We consider a distributed learning setup where a network of agents sequentially access realizations of a set of random variables with unknown distributions. The network objective is to find a parametrized distribution that best describes their joint observations in the sense of the Kullback-Leibler divergence. Apart from recent efforts in the literature, we analyze the case of countably many hypotheses and the case of a continuum of hypotheses. We provide non-asymptotic bounds for the concentration rate of the agents' beliefs around the correct hypothesis in terms of the number of agents, the network parameters, and the learning abilities of the agents. Additionally, we provide a novel motivation for a general set of distributed Non-Bayesian update rules as instances of the distributed stochastic mirror descent algorithm.
We present a distributed (non-Bayesian) learning algorithm for the problem of parameter estimation with Gaussian noise. The algorithm is expressed as explicit updates on the parameters of the Gaussian beliefs (i.e. means and precision). We show a convergence rate of $O(1/k)$ with the constant term depending on the number of agents and the topology of the network. Moreover, we show almost sure convergence to the optimal solution of the estimation problem for the general case of time-varying directed graphs.
This paper studies the problem of distributed classification with a network of heterogeneous agents. The agents seek to jointly identify the underlying target class that best describes a sequence of observations. The problem is first abstracted to a hypothesis-testing framework, where we assume that the agents seek to agree on the hypothesis (target class) that best matches the distribution of observations. Non-Bayesian social learning theory provides a framework that solves this problem in an efficient manner by allowing the agents to sequentially communicate and update their beliefs for each hypothesis over the network. Most existing approaches assume that agents have access to exact statistical models for each hypothesis. However, in many practical applications, agents learn the likelihood models based on limited data, which induces uncertainty in the likelihood function parameters. In this work, we build upon the concept of uncertain models to incorporate the agents' uncertainty in the likelihoods by identifying a broad set of parametric distribution that allows the agents' beliefs to converge to the same result as a centralized approach. Furthermore, we empirically explore extensions to non-parametric models to provide a generalized framework of uncertain models in non-Bayesian social learning.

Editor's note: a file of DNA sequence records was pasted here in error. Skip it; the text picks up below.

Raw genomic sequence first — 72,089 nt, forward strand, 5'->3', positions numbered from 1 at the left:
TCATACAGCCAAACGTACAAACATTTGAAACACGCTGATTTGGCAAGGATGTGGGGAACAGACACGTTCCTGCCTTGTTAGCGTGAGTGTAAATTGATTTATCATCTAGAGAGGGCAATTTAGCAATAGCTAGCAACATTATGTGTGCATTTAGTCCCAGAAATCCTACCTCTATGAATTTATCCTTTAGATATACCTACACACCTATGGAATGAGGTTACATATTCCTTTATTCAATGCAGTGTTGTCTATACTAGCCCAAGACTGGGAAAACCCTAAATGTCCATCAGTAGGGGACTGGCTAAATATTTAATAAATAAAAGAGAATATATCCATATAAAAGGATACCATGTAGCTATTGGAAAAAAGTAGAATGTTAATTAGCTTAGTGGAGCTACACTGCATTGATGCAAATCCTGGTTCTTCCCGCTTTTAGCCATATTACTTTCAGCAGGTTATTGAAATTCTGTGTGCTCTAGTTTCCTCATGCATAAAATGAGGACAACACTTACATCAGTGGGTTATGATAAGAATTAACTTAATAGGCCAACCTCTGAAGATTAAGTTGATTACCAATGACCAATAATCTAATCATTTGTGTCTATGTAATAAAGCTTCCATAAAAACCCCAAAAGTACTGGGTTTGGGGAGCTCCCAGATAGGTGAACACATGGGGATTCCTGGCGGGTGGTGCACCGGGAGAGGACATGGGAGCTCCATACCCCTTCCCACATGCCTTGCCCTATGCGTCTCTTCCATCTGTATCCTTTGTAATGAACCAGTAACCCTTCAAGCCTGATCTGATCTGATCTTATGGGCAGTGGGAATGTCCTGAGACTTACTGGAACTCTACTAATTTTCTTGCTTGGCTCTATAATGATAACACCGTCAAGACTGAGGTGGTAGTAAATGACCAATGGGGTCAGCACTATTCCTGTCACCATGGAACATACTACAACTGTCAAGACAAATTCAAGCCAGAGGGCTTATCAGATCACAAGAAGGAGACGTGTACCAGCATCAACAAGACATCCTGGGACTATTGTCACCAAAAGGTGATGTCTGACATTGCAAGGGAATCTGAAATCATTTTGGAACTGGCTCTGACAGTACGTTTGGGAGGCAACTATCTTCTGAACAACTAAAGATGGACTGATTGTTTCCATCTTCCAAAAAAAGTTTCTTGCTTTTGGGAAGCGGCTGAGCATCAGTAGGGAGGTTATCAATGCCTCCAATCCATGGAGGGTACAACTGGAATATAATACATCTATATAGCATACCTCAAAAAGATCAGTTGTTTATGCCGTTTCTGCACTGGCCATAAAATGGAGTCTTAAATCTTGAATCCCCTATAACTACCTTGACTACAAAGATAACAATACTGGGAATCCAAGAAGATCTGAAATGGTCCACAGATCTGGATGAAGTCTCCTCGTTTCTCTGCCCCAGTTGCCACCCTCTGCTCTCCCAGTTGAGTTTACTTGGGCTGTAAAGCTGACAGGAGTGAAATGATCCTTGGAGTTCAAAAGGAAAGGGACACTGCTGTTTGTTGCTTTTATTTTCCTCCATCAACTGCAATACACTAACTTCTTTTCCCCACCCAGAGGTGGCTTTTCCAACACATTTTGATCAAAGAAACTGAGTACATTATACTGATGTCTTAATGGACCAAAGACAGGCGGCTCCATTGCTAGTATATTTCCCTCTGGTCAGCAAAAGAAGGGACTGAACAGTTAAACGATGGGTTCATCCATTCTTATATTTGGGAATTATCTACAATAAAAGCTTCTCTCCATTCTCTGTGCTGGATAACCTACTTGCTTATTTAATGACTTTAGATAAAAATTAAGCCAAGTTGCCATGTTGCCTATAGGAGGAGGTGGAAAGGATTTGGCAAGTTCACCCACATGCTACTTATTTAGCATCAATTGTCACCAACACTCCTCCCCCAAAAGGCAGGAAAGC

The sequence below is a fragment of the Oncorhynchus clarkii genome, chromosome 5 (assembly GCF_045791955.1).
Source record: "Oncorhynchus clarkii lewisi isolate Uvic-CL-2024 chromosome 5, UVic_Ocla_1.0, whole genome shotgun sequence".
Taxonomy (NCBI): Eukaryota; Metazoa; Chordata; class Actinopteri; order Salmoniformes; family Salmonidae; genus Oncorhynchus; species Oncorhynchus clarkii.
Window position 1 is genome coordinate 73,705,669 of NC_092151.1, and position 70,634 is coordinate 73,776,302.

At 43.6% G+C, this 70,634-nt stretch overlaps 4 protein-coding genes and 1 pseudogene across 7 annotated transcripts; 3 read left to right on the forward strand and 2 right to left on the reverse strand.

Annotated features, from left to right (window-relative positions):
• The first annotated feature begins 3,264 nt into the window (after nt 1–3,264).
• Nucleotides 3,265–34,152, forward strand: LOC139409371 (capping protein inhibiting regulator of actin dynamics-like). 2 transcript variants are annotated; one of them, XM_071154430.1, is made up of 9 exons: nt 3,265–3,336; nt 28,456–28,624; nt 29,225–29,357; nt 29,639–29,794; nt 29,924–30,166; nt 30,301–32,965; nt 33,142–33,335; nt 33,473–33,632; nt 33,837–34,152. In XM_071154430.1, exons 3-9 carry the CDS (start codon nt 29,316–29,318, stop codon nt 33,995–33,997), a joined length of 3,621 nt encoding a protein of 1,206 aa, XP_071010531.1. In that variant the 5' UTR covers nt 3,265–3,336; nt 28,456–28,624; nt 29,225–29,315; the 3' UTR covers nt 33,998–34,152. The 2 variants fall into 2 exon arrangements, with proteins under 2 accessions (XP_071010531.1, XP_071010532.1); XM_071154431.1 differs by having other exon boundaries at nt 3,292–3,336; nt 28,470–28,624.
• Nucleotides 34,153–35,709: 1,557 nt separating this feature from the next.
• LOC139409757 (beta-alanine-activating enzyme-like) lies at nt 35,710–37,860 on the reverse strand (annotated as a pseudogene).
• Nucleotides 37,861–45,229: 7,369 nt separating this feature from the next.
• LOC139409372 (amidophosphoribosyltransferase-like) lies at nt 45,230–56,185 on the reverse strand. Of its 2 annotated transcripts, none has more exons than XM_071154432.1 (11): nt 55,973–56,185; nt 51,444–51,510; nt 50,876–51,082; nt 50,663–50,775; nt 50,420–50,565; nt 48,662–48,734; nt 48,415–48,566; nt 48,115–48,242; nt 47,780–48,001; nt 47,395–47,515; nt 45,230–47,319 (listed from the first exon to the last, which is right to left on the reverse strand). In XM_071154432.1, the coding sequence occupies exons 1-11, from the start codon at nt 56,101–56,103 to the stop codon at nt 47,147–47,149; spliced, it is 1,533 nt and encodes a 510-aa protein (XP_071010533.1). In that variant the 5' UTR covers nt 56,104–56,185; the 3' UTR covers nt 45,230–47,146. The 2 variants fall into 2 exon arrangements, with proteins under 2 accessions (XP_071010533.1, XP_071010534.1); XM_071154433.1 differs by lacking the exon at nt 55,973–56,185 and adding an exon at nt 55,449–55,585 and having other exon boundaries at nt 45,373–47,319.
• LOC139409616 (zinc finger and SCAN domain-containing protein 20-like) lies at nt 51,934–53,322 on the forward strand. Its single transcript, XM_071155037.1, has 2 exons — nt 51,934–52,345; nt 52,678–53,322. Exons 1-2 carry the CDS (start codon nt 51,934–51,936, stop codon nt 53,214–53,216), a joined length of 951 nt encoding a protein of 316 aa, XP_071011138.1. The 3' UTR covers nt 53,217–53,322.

Non-Bayesian social learning theory provides a framework that models distributed inference for a group of agents interacting over a social network. In this framework, each agent iteratively forms and communicates beliefs about an unknown state of the world with their neighbors using a learning rule. Existing approaches assume agents have access to precise statistical models (in the form of likelihoods) for the state of the world. However in many situations, such models must be learned from finite data. We propose a social learning rule that takes into account uncertainty in the statistical models using second-order probabilities. Therefore, beliefs derived from uncertain models are sensitive to the amount of past evidence collected for each hypothesis. We characterize how well the hypotheses can be tested on a social network, as consistent or not with the state of the world. We explicitly show the dependency of the generated beliefs with respect to the amount of prior evidence. Moreover, as the amount of prior evidence goes to infinity, learning occurs and is consistent with traditional social learning theory.
We consider the model of cooperative learning via distributed non-Bayesian learning, where a network of agents tries to jointly agree on a hypothesis that best described a sequence of locally available observations. Building upon recently proposed weak communication network models, we propose a robust cooperative learning rule that allows asynchronous communications, message delays, unpredictable message losses, and directed communication among nodes. We show that our proposed learning dynamics guarantee that all agents in the network will have an asymptotic exponential decay of their beliefs on the wrong hypothesis, indicating that the beliefs of all agents will concentrate on the optimal hypotheses. Numerical experiments provide evidence on a number of network setups.